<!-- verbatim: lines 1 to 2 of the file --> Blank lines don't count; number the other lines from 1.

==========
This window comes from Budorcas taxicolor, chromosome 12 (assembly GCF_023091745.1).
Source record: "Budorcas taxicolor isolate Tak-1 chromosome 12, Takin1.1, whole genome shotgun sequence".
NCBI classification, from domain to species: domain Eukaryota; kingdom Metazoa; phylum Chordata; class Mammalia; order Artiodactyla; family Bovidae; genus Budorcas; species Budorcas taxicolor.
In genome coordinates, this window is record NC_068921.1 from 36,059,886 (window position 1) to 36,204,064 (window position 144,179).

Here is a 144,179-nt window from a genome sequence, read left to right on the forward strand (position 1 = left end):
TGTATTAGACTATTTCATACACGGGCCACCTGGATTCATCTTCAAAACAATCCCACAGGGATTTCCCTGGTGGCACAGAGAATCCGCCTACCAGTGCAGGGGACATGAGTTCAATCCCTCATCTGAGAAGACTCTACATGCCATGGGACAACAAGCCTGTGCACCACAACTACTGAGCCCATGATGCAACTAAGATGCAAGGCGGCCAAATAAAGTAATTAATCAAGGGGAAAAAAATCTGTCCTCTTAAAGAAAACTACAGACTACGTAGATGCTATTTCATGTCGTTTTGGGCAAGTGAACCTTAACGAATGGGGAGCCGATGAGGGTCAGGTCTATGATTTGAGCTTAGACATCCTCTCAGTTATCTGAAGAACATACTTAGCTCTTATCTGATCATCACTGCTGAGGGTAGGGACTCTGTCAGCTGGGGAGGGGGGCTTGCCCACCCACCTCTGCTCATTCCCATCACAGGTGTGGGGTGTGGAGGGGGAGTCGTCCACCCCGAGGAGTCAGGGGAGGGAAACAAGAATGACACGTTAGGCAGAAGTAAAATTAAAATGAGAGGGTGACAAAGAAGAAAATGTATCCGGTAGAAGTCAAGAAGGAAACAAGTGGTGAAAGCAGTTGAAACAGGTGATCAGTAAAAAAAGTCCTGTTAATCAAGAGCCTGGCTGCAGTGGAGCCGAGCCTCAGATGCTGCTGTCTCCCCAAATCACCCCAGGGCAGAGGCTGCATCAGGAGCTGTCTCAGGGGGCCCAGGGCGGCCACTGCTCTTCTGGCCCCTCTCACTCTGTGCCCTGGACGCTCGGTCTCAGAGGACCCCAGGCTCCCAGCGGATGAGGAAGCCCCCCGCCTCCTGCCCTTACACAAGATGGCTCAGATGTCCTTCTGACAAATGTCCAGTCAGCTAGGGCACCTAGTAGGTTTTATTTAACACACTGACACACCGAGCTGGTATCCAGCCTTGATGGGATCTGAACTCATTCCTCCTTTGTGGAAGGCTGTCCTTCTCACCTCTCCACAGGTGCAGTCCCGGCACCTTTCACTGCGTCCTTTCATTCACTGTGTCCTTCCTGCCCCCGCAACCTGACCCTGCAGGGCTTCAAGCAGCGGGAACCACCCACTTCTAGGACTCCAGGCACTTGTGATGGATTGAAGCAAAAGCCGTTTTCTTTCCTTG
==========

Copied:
This window comes from Budorcas taxicolor, chromosome 12 (assembly GCF_023091745.1).
Source record: "Budorcas taxicolor isolate Tak-1 chromosome 12, Takin1.1, whole genome shotgun sequence".